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Bay-breasted Warbler

Setophaga castanea ORDER: PASSERIFORMES FAMILY: PARULIDAE

IUCN Conservation Status: Least Concern

A large warbler of the northern spruce forests, the Bay-breasted Warbler benefits from spruce budworm outbreaks when the caterpillars provide abundant food. Spraying to control the destructive outbreaks may have reduced populations of this warbler.

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At a GlanceHelp

Measurements
Both Sexes
Length
5.5 in
14 cm
Wingspan
7.9–8.7 in
20–22 cm
Weight
0.4–0.6 oz
10–17 g
Other Names
  • Paruline à poitrine baie, Fauvette à poitrine baie (French)
  • Reinita pecho bayo, Reinita castaña (Spanish)

Cool Facts

  • The Bay-breasted Warbler is closely related to the Blackpoll Warbler, and hybrids between the two species are known. The Bay-breasted Warbler is known to hybridize also with Yellow-rumped and Blackburnian warblers.
  • Adult Bay-breasted Warblers appear to follow a more western migratory route south in the fall than first-year birds. More adults migrate west of the Appalachian Mountains than east of them, while first-year birds are frequent along the coast.
  • In contrast to the more stable populations of other warblers, Bay-breasted Warbler numbers go up and down depending on outbreaks of the spruce budworm. It is abundant during infestations, but declines or even disappears from some areas a few years later.

Habitat


Forest

Breeds in boreal spruce and fir forest. Winters in lowland tropical forest and second growth.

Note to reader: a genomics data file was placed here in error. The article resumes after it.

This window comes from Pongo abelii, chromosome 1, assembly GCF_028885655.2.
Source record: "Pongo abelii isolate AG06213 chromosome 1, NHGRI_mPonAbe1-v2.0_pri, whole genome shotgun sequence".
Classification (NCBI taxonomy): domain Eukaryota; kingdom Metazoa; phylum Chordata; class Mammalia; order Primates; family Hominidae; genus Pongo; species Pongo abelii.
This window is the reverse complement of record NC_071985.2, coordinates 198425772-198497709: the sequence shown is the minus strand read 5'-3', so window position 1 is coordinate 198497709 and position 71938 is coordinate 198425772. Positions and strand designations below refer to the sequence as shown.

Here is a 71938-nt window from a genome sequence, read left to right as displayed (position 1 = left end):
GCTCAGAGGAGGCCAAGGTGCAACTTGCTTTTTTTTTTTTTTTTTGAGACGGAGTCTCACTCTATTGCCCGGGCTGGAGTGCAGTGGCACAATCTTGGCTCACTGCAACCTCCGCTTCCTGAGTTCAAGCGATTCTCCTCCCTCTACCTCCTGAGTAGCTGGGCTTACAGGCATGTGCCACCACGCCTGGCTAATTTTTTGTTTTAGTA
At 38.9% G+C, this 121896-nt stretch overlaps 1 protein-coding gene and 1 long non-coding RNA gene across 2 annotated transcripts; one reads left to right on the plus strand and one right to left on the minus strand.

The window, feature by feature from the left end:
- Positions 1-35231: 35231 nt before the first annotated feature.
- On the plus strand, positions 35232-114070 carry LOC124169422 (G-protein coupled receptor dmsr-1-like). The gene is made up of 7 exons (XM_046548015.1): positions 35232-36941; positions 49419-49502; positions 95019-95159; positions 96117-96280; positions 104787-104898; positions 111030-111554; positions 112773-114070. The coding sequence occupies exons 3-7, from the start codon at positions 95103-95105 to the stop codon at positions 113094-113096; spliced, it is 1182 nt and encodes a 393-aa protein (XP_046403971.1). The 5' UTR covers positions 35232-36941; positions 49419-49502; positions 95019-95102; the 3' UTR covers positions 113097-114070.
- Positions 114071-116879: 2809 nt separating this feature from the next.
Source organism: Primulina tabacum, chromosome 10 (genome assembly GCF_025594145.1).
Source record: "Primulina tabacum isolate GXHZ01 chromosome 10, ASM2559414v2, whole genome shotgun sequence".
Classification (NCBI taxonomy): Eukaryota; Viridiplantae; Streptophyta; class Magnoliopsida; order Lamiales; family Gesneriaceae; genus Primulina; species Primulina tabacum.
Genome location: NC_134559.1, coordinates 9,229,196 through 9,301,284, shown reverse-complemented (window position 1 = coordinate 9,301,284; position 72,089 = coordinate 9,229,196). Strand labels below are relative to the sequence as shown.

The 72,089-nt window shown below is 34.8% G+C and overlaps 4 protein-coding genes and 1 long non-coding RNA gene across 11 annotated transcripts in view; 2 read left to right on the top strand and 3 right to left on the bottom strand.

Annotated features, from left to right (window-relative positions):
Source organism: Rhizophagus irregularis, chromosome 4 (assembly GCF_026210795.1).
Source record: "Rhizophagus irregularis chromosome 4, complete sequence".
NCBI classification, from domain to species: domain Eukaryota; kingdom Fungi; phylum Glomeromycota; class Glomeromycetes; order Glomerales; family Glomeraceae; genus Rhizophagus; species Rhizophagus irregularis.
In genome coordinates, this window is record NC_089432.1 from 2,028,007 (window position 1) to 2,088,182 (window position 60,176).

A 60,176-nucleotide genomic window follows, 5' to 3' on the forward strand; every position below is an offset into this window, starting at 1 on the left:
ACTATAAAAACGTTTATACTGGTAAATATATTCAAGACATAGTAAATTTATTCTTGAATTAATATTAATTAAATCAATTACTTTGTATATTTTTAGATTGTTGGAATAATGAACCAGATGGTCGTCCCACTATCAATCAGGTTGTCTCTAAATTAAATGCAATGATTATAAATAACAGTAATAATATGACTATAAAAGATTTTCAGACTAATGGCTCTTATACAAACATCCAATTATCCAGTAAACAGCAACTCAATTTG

Food


Insects

Insects and spiders, fruit in winter.

Nesting

Nesting Facts
Clutch Size
4–7 eggs
Egg Description
White or creamy with bold dark spots.
Condition at Hatching
Helpless with sparse brown down.
Nest Description

Nest an open cup of twigs, bark, lichen, spider web, and plant down; lined with fine rootlets, pine needles, hair, moss, and fine grasses. Placed on limb of dense spruce tree.

Nest Placement

Tree

Behavior


Foliage Gleaner

Gleans insects off leaves and branches in middle part of trees.

Conservation

status via IUCN

Least Concern

Populations decreasing over last 20 years, possibly as result of spraying for spruce budworms. Loss of wintering habitat may be a problem.

Credits

    1. Dunn, J. L., and Garrett, K. L. 1997. A Field Guide to Warblers of North America. Houghton Mifflin Co., Boston.
    2. Williams, J. M. 1996. Bay-breasted Warbler (Dendroica castanea). In The Birds of North America, No. 206 (A. Poole and F. Gill, eds.). The Academy of Natural Sciences, Philadelphia, PA, and The American Ornithologists' Union, Washington, D.C.

Range Map Help

Bay-breasted Warbler Range Map
View dynamic map of eBird sightings

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